OpenVPN using OpenSSL w/Intel's AES-NI Engine-- Performance?

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Endiel
OpenVpn Newbie
Posts: 1
Joined: Tue Aug 31, 2010 4:43 am

OpenVPN using OpenSSL w/Intel's AES-NI Engine-- Performance?

Post by Endiel » Tue Aug 31, 2010 5:04 am

Hello,

As the title implies, I've got two versions of OpenSSL 0.9.8* running on my Intel Westmere system. One has been patched to leverage the AES-NI instructions of the new intel ISA, while the other does not. I've verified that these two work appropriately. Running

"openssl speed --engine aesni -evp aes-128-cbc"

on the optimized executable/library shows significant performance boosts.

So, as a study, I want to see how OpenVPN would benefit from the same thing. I've got two versions-- one that utilizes the AES-NI version of OpenSSL, the other does not. (This is basically the same thing as specifying "--engine aesni" on the command line of OpenVPN as opposed to specifying no engine.) I have created a OpenVPN server/client connection between two computers behind a subnet at a lab here at work, and I've been trying to drive traffic using iperf to show a performance increase with the AES-NI version-- but I simply cannont see any performance boost whatsoever.

I was able to run a simple loopback self-test using the "--test-crypto" command line option built in to OpenVPN along with the "time" command on Linux. Basically, I measured how quickly the two could generate 100000 random packets, starting at 1 byte and going all the way up to 100000 bytes, and loop them back through the encryption and decryption algorithms using aes-128-cbc. Granted, the "--test-crypto" command is doing a number of things besides running aes-128-cbc [such as generating random numbers to fill packets with, etc] but it indicates that we're getting somewhere.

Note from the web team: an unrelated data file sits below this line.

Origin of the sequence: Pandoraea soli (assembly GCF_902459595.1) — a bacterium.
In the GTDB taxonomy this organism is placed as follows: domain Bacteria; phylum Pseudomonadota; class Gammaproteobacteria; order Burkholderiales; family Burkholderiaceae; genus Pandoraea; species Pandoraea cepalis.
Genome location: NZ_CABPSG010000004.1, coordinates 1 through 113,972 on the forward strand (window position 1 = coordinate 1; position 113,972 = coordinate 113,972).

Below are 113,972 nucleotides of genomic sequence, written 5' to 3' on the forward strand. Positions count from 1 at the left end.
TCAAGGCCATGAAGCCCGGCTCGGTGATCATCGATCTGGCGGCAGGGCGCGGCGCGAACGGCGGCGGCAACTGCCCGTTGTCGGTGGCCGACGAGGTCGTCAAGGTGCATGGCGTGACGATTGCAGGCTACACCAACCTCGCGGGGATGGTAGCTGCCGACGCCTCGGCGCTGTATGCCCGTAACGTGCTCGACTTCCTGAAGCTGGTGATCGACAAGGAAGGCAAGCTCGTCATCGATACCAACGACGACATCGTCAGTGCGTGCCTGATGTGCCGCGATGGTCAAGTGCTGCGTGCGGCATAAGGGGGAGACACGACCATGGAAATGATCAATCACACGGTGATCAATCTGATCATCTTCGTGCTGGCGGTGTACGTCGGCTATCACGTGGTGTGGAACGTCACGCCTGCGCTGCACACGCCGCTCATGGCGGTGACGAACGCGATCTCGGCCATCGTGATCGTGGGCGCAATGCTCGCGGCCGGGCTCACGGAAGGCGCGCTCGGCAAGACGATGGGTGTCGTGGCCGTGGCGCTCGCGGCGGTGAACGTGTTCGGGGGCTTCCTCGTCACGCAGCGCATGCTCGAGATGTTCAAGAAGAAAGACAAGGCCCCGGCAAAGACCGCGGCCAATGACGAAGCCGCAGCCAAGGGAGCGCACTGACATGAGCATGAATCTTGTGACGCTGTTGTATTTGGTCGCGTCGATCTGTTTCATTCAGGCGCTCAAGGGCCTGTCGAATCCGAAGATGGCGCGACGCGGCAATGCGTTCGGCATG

> time openvpn --test-crypto --secret key-regular --verb 0 --tun-mtu 100000 --cipher aes-128-cbc

real 4m58.195s
user 4m57.363s
sys 0m0.000s

> time openvpn --test-crypto --secret key-aesni --verb 0 --tun-mtu 100000 --cipher aes-128-cbc --engine aesni

real 4m14.874s
user 4m14.160s
sys 0m0.000s

You can see that the optimized AES-NI version finishes about 44 seconds faster than the non-optimized version.

Other than that, I have been able to notice no discernible difference using aes-128-cbc, aes-192-cbc, or aes-256-cbc when the engine is engaged as opposed to not engaged while trying to drive traffic over a network between a client and server [both i7 boxes] with iperf. I've even tried running iperf with multiple threads (using the -P option) to no avail.

Does anybody know of a way or perhaps have a clever idea for me to stress test this system to show how AES NI can really juice the performance? I know the RSA key exchange only happens at the beginning, and that everything in between should really be contingent on one of two things:

a) network speed/infastructure
b) how quickly the server can encrypt the data to send it across

What about running multiple copies of the OpenVPN server and having a client/clients attached to each server, all generating iperf traffic at once? I'm just not sure if that would help. I'm at a loss.

It would be really great to realize a situation that allows OpenVPN to significantly benefit from the builtin AES-NI booster instructions on this architecture. However, I'm afraid that the there are other bottlenecks not allowing the AES-NI booster instructions to shine, such as kernel-user level interactions, network link speed, etc. Thus-- your help is greatly appreciated in helping me better understand what might be going on.

I tried muddling with the loopback feature a bit to remove any and all network uncertainty, but that didn't get me anywhere. So far the "--test-crypto" has been the best indication that OpenVPN can indeed benefit from OpenSSL crypto accelerators.

Thank you so much--
Endiel

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